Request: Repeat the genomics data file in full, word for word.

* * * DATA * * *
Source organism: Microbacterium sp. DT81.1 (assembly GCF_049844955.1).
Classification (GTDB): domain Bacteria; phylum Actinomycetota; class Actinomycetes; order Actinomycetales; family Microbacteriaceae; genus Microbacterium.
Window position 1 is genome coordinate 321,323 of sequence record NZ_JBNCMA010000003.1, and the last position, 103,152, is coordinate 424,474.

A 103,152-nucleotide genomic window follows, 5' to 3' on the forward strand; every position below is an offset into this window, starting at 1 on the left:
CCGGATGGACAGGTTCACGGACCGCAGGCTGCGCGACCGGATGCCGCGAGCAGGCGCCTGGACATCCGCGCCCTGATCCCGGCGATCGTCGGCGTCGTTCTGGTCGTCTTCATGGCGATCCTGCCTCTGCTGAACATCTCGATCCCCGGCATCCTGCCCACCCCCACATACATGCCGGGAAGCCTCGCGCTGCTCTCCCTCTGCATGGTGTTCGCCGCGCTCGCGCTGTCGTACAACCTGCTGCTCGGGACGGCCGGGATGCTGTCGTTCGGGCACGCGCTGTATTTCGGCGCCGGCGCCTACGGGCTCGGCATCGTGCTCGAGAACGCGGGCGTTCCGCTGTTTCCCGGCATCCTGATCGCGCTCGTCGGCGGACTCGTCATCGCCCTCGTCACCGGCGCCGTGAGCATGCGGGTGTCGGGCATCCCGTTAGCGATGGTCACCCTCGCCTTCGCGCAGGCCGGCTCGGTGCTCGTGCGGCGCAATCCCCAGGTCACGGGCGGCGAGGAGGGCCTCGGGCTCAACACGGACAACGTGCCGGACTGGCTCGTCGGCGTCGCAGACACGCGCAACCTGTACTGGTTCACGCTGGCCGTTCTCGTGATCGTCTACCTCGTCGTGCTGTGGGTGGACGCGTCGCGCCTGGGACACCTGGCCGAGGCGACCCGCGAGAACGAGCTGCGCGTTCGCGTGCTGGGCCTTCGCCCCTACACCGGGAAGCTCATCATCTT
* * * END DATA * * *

Source organism: Microbacterium sp. DT81.1 (assembly GCF_049844955.1).
Classification (GTDB): domain Bacteria; phylum Actinomycetota; class Actinomycetes; order Actinomycetales; family Microbacteriaceae; genus Microbacterium.
Window position 1 is genome coordinate 321,323 of sequence record NZ_JBNCMA010000003.1, and the last position, 103,152, is coordinate 424,474.

A 103,152-nucleotide genomic window follows, 5' to 3' on the forward strand; every position below is an offset into this window, starting at 1 on the left:
CCGGATGGACAGGTTCACGGACCGCAGGCTGCGCGACCGGATGCCGCGAGCAGGCGCCTGGACATCCGCGCCCTGATCCCGGCGATCGTCGGCGTCGTTCTGGTCGTCTTCATGGCGATCCTGCCTCTGCTGAACATCTCGATCCCCGGCATCCTGCCCACCCCCACATACATGCCGGGAAGCCTCGCGCTGCTCTCCCTCTGCATGGTGTTCGCCGCGCTCGCGCTGTCGTACAACCTGCTGCTCGGGACGGCCGGGATGCTGTCGTTCGGGCACGCGCTGTATTTCGGCGCCGGCGCCTACGGGCTCGGCATCGTGCTCGAGAACGCGGGCGTTCCGCTGTTTCCCGGCATCCTGATCGCGCTCGTCGGCGGACTCGTCATCGCCCTCGTCACCGGCGCCGTGAGCATGCGGGTGTCGGGCATCCCGTTAGCGATGGTCACCCTCGCCTTCGCGCAGGCCGGCTCGGTGCTCGTGCGGCGCAATCCCCAGGTCACGGGCGGCGAGGAGGGCCTCGGGCTCAACACGGACAACGTGCCGGACTGGCTCGTCGGCGTCGCAGACACGCGCAACCTGTACTGGTTCACGCTGGCCGTTCTCGTGATCGTCTACCTCGTCGTGCTGTGGGTGGACGCGTCGCGCCTGGGACACCTGGCCGAGGCGACCCGCGAGAACGAGCTGCGCGTTCGCGTGCTGGGCCTTCGCCCCTACACCGGGAAGCTCATCATCTT